Help! My husband and I have decided to name one of our baby girls (expecting twins) with an “E” name in honor of my deceased grandfather.
It seems like we would have lots of great choices, but to make things trickier we want a name with just four letters.
Our current favorite “E” names are too long (Emanuelle) or too short (Eva). We like Eila, but fear dooming the child to explaining how to pronounce her name for the rest of her life. We also like Ellis, it resonates with Ellis Island where her great-grandfather immigrated through, but we worry it sounds too much like a last name when she will already have to deal with two last names.
The Name Sage replies:
There are plenty of great four-letter E names. But before we get to that list, let’s pause and consider if you really want to consider this a must-keep pattern. I know a family who just named their twins, babies three and four, sticking to a four-letter theme. The upside? It can simplify your search.
But if you find yourself ruling out great names because satisfying two rules is too much? Parents should always give themselves permission to relax one – or both – of their qualifications. There are many ways to find an honor name, and lots of ways to make siblings feel like they belong, even if their names don’t share certain characteristics.
In this case, it feels like the honor name requirement is more pressing, so let’s stick with the letter E.
Happily, four-letter E names abound!
Eden – I’d call Eden a modern name with roots. That makes it a good sister choice for Biblical Levi and current Kali. Levi, Kali, and Eden all sound distinct and different, too. In terms of popularity, Eden ranks around the 150 mark, making it less common than Levi, but a little more familiar than Kali.
Edie – If Eden is almost-but-not-quite, sweetly retro Edie could work. Keira Knightley chose the name for her daughter in 2015, a signal that it’s trending upwards in use. Edie fits right in with Sadie and Elsie. I like it because the four-letter spelling is the most familiar one, unlike, say, Elly.
Elin – Speaking of spellings, would you consider this Scandinavian spin on Ellen and Helen? It’s typically pronounced with a long ‘e’ sound: EE lin. That could cause confusion in the US. Or it might feel like an intriguing update to those traditional names, a sleeker take on the quiet Ellen.
Elle – Elle makes for an obvious four-letter E name for girls. While it is sometimes short for a longer El– name, it stands on its own. Credit the hero of 2002 hit Legally Blonde, the stylish and capable Elle Woods, for the name’s rise. It has continued to gain in use steadily ever since.
Elsa – Speaking of movies, I’d be all about Elsa. It’s a gorgeous name, sleek and feminine but still relatively unexpected. Except Frozen. Sure, Elsa’s story predates the Disney blockbuster by a lot. But will Let It Go become way too annoying? I’d risk it, but it’s not for every family.
Esme – Esme earns its literary status thanks to JD Salinger, and is broadly familiar thanks to Twilight. Despite that pop culture tie, I think it’s a great option, gaining in use, but still not wildly popular. A fun twist: Levi, Kali, and Esme all end in vowel sounds – but they’re all different! You already have Levi’s long ‘I’ sound and Kali’s ‘ee’ sound. EZ-may adds a third.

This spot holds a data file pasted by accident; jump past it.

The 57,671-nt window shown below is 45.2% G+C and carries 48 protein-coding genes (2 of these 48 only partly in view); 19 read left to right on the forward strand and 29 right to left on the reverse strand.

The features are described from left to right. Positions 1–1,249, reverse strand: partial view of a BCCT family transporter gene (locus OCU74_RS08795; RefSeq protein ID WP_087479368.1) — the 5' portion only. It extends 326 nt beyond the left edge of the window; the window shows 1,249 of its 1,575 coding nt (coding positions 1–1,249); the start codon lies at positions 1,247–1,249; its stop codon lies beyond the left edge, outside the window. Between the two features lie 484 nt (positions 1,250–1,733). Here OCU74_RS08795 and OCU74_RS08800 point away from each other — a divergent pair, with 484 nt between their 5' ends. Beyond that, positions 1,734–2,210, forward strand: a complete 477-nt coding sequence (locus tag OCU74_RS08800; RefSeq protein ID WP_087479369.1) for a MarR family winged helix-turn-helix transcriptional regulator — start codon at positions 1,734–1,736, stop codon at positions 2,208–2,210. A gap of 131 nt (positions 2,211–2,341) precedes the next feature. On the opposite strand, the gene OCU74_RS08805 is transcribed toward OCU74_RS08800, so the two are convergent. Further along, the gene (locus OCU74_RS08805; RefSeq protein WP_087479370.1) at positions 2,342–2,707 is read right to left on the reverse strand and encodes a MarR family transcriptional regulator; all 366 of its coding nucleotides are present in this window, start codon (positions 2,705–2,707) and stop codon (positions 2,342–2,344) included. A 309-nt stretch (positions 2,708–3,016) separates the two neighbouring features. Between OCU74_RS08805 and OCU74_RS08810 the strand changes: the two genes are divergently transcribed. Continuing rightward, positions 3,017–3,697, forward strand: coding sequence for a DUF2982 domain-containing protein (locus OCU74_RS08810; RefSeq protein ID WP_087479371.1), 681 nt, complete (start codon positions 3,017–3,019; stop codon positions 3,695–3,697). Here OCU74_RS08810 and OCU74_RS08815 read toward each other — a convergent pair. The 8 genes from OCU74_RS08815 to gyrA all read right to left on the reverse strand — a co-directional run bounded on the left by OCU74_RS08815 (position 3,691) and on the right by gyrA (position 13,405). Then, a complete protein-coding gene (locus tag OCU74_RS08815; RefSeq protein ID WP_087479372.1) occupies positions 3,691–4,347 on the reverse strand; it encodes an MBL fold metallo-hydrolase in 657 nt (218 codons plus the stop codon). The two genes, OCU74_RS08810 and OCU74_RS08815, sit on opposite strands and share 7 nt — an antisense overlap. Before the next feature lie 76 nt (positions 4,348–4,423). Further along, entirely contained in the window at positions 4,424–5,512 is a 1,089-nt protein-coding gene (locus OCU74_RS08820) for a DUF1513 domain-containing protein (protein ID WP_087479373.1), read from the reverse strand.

Ever – If daring names like Eila appeal, maybe you’d consider word name Ever. It’s a much less expected Ev- name than Eva, with some of the same sound. One challenge: if patterns matter to you, Levi and sister Ever would share a ‘v’, while Kali would not.
Evie, Evey – Take Eva and Edie and mix, and you’ll arrive at Evie. Evey seems like another possible spelling. There is a popular Pokemon character called Eevee, but since Eve names have history galore, I doubt it’s a major problem. I’d be more concerned that Evie and Levi share so many sounds.
As for Eila, I think it works just fine. Yes, it’s a ticket to a lifetime of let-me-spell-it-for-you. But Kali also comes with multiple spellings; Callie and Kallie chart in the current US Top 1000, too. My first instinct was to pronounce it like Ayla, but our database lists the name with a long ‘I’ sound. And you’d probably hear Ella or Eela sometimes, too. Since you don’t mention which you prefer, let’s poll the readers and see what they guess – maybe that will give you a sense of whether it’s likely to confuse.
If you decide to keep the E and drop the four-letter requirement, your options expand. There’s Elena, Evelyn, Eliza, and Elise, or maybe even Everly or Emery. Emery could, I suppose, be re-spelled Emry or Emri and fit your rule. But again, that’s the kind of spelling that might cause headaches.
My favorite so far is Esme. It feels a little bit unexpected, like Kali. While it has history, it’s really only become popular in recent years, making it seem fresh and new. Plus, it’s a complete name that is logically spelled with four letters. For similar reasons, Eden ranks a close second.
How would you pronounce Eila?
- AWith a long 'a' sound, like Ayla or Kayla
- BWith a long 'i' sound, like Isla or Lila
- CWith a long 'e' sound, like Mila or Sheila
- DI'm not sure!